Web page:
secondly: most "stone" bench tops are mitred on the front to look thicker and hide where they sit on the carcass so you can just shim it to fit (or fill under the window with tile, benchtop material or no more gaps)

    thirdly: replacing the carcasses is up to you, if you don't like their function, height or layout. there is no real standard height so you can factor in your carcass height and benchtop thickness to get your desired result. If you go for some off the shelf product like bunnings or ikea most are on adjustable feet so you can raise and lower them to help with leveling.
    Remember if you don't sin, then Jesus died for nothing

  3. #3
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    Quote Originally Posted by havabeer View Post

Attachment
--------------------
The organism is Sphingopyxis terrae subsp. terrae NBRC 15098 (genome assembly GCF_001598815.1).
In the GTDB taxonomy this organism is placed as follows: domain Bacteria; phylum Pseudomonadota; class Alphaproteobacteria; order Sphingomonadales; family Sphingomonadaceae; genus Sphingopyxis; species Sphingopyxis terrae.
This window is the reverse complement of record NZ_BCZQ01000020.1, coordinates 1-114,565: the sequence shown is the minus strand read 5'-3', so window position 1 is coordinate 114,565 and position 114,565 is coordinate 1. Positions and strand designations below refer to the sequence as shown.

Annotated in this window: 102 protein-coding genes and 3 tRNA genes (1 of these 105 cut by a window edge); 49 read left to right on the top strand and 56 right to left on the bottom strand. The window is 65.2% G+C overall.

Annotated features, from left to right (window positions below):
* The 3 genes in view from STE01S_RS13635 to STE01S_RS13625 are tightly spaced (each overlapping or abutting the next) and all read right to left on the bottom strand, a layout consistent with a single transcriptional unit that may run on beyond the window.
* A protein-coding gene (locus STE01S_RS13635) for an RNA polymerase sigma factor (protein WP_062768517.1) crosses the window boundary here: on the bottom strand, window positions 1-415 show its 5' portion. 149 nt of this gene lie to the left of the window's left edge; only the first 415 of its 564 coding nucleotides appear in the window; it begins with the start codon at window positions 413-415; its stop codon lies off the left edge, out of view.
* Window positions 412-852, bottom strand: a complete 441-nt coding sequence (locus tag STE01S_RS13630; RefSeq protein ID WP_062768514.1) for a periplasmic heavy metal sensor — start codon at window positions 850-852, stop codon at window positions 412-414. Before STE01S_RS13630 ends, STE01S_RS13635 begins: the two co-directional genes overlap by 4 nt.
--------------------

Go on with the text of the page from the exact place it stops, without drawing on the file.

I've watching someone do our's there's no way i'm paying someone to ever do one again.
    Ha, yeah I've said this way too many times after giving in to get the job "professionally" done. It is a pretty simple kitchen actually and I'd like to tackle it, but just not sure how to go about getting it measured up and created. I see the likes of ikea, etc have online measurement tools. Would a cabinet maker come and do their own measurements and pass the cabinets for you to install?

    Regarding modern benchtop question, I simply meant one that doesn't have a massive overhang at the front like the current one does. Material wise? I'm not sure. What do you recommend? If I do the cupboards, are benchtops best left to be professionally installed? I understand the higher end (heavy) products must be. But also, if it is not in one piece, getting those corner joins right would put me off doing that anyway I think.